Nov 21, 2016 When planning the security of a system, all of us developers love to get into the nitty gritty details of what NIST standards we’re implementing or the size of our keyspace. Unfortunately, this tendency can often end up resulting in missing the forest for the trees. By the same token, product managers can often make the dangerous mistake of believing that using a high difficulty randomly salted Argon2 password hash and 4096-bit RSA your application is automatically secure.
Nov 14, 2016 Encoding NFC tags has historically been a painful process for even the simplest of use cases. You could use a tool such as NXP Tag Writer on your Android device, but a mobile interface is very poor for many types of content creation. If instead you wanted to use a utility on your laptop or desktop, you were pretty much out of luck. Our Tappy Reader/Writer ChromeApp provides a multi-platform Chrome-based solution to this problemi using our TappyUSB readers, but what if you want to use TappyBLE devices or just want a standard native Windows application?
Oct 16, 2016 Lots of hotels, offices, and apartment buildings are now using NFC-based access control systems. As a result, plenty of people ask about the practicality of cloning their access card to produce a spare or emulating their card via an NFC-capable smartphone. In this article we’ll look into why, while theoretically possible, doing so is often not practical. Types of access control systems In order to discuss how NFC access control systems can be defeated, we must start with looking at how they work in the first place.
Mar 21, 2015 Toronto was recently named the best city to live in according to the Economist. This was a huge sense of pride for me and other Torontonians that call this city home. Alas, if you’re commuting in Toronto, try taking the streetcar and you’ll feel like you’ve traveled back in time to the 1930s. You won’t have the privilege to get on board unless you have the exact coin change, a TTC token, a paper transfer, or a TTC pass.
Mar 16, 2015 When customers or investors once asked us why we never entered the NFC payment space we respectfully replied with “if Google can’t make money in mobile payments, we certainly can’t.” This often ended that line of questioning quite painlessly. Although Google Wallet has some adoption, it never gained the widespread usage Google had hoped. As a symbolic white flag, Host Card Emulation (HCE) was introduced in Android KitKat in 2013 allowing third party developers to create similar apps.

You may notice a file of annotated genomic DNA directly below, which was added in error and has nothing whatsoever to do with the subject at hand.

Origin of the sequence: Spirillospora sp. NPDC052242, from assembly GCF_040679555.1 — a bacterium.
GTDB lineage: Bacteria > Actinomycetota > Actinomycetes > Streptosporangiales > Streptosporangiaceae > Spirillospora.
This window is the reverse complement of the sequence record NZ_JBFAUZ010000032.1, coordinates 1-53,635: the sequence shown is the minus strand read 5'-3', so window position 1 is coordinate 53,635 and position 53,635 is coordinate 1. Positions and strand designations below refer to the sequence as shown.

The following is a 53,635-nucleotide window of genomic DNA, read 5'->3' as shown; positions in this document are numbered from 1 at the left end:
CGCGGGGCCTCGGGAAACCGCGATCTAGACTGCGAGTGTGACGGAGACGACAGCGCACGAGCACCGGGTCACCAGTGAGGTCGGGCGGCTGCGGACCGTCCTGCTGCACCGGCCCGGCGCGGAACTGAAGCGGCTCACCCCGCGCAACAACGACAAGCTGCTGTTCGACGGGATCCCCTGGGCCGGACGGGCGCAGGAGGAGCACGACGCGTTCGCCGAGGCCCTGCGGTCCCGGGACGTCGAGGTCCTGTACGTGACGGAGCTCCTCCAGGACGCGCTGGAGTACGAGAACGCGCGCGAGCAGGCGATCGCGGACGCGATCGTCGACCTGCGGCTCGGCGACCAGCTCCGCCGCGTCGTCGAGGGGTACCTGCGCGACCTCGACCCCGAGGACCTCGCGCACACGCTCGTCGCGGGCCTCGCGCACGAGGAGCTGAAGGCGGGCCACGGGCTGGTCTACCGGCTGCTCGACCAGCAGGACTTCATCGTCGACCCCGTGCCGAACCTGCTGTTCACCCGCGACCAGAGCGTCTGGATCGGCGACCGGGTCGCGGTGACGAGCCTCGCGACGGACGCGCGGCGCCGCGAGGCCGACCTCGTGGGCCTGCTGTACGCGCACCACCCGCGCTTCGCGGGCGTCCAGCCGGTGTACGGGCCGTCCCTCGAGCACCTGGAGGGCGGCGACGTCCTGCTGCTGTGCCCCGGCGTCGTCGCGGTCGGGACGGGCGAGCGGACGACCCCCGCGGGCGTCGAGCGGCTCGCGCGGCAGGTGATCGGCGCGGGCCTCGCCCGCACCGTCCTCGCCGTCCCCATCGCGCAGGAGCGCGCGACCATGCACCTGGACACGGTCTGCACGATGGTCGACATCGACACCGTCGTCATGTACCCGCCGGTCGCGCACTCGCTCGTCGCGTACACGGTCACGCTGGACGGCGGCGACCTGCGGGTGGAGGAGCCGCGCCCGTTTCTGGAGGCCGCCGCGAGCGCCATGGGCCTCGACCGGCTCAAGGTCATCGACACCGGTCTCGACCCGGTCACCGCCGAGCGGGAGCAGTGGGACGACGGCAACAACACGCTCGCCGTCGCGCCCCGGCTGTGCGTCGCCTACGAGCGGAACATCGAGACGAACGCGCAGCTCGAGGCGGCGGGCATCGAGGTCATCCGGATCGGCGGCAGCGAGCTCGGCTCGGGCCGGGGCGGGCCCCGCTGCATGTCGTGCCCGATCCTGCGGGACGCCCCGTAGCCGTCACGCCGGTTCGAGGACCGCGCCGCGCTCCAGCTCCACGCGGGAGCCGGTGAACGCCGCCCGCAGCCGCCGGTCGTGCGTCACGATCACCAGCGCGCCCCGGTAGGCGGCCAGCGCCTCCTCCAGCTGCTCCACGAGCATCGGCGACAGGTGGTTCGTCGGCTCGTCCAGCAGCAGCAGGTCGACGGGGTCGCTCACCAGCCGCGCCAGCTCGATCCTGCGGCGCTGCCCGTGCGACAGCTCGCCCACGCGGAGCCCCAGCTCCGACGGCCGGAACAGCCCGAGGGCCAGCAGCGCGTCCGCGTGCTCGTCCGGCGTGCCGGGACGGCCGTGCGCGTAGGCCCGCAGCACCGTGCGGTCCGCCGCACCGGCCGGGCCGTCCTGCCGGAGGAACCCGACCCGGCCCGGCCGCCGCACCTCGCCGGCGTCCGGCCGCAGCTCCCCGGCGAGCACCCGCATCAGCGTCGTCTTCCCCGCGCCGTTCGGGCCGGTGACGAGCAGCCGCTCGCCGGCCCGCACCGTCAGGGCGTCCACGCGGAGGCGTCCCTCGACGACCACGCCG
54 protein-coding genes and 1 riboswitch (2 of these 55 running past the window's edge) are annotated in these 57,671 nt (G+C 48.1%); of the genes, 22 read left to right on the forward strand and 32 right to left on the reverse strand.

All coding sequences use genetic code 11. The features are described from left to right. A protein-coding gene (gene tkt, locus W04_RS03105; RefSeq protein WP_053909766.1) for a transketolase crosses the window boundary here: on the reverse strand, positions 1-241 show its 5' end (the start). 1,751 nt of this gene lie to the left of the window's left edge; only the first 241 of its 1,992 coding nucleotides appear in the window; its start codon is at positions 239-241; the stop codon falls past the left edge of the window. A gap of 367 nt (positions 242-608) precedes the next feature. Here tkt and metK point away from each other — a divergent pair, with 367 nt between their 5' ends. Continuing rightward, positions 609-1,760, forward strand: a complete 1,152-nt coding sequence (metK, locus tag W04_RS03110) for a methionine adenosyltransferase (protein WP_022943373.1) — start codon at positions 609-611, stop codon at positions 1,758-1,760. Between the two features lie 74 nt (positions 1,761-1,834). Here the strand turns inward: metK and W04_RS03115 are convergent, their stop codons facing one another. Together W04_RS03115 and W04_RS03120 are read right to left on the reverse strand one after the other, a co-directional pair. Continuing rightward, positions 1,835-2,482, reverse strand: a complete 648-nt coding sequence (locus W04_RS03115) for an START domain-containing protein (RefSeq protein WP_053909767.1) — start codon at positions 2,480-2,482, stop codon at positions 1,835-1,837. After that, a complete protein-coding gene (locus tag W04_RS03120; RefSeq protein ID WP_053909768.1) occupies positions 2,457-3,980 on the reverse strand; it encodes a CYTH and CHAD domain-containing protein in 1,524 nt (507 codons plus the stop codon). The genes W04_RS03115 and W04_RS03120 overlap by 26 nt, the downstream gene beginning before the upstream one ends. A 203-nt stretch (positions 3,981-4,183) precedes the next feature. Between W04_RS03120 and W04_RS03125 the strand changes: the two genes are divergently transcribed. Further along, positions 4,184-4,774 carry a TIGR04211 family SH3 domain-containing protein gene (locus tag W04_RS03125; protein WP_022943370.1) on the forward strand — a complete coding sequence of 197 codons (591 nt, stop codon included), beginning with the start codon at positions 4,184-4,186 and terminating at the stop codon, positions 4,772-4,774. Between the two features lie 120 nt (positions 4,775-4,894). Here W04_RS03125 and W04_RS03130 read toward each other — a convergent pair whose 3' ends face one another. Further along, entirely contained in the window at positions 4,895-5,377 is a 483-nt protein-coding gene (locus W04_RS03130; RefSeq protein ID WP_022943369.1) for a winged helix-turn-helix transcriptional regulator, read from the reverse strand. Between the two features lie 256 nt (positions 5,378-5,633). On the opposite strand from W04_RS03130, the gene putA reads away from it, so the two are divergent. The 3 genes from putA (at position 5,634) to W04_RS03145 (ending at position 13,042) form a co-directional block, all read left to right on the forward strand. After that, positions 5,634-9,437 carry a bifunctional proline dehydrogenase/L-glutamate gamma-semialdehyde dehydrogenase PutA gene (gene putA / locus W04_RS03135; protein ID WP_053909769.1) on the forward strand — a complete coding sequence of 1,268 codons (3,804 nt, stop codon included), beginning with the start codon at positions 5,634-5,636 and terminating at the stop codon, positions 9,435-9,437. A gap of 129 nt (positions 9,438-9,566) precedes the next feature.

Mar 2, 2015 So it’s 2015, and by many predictions and forecasts this would be the precipice of NFC ubiquity. Of course Apple is still weighing in on this fate, but assuming Apple plays nice and allows NFC to be used for more than payments we’re certainly on that path. Just having NFC hardware shipped with iPhones is a huge step forward, and this is why 2015 will be the year of NFC for TapTrack and other NFC companies, just not for the everyday consumer just yet.
Jan 8, 2015 NFC Event Badges at CES2015 These first two days at CES have been an amazing experience. I’ve met so many interesting people, seen some great innovative products and benefited from the amazing networking opportunities. I’ve also been terribly disappointed with the NFC event badges at CES. To be clear, I don’t mean the badges themselves but more so the infrastructure that supports their NFC capabilities. After first seeing ITN’s product at the NFC Solutions Summit in 2014, I’m not shocked at the cumbersomeness of the the solution.
Dec 28, 2014 2014 was a big year for the Near Field Communication (NFC) industry. The once chilly ecosystem is now warmed by the radiance of the ApplePay sun. Now that Apple has adopted the technology, the term NFC is no longer a four letter word in technology circles. I no longer need to start my elevator pitch to investors, clients or prospects with a preamble about what NFC is and how it works.
Although very exciting, the news today that the iPhone 6 will have NFC in the form of Apple Pay will not be the watershed moment for NFC that people hope. So far, Apple has not confirmed the inclusion of an all purpose NFC SDK that will let developers access more NFC features than those supported by the Apple Pay API. Since I’ve predicted that there will not be full access to all NFC modes, I will assume that no SDK for NFC will surface in the next ten days or so.
Unlike iOS apps, Android apps are subject to be run on a multitude of phone types. Generally, developers test on the most common phones and there exist many best practices that make apps more adaptive to various Android versions and devices and become almost device-agnostic. However, when developing NFC apps on Android, incompatibilities are more subtle and the Android SDK does not provide sufficient tools to compensate for device variance. The end result is that the NFC app may not work on devices with the same Android version on which developers tested it.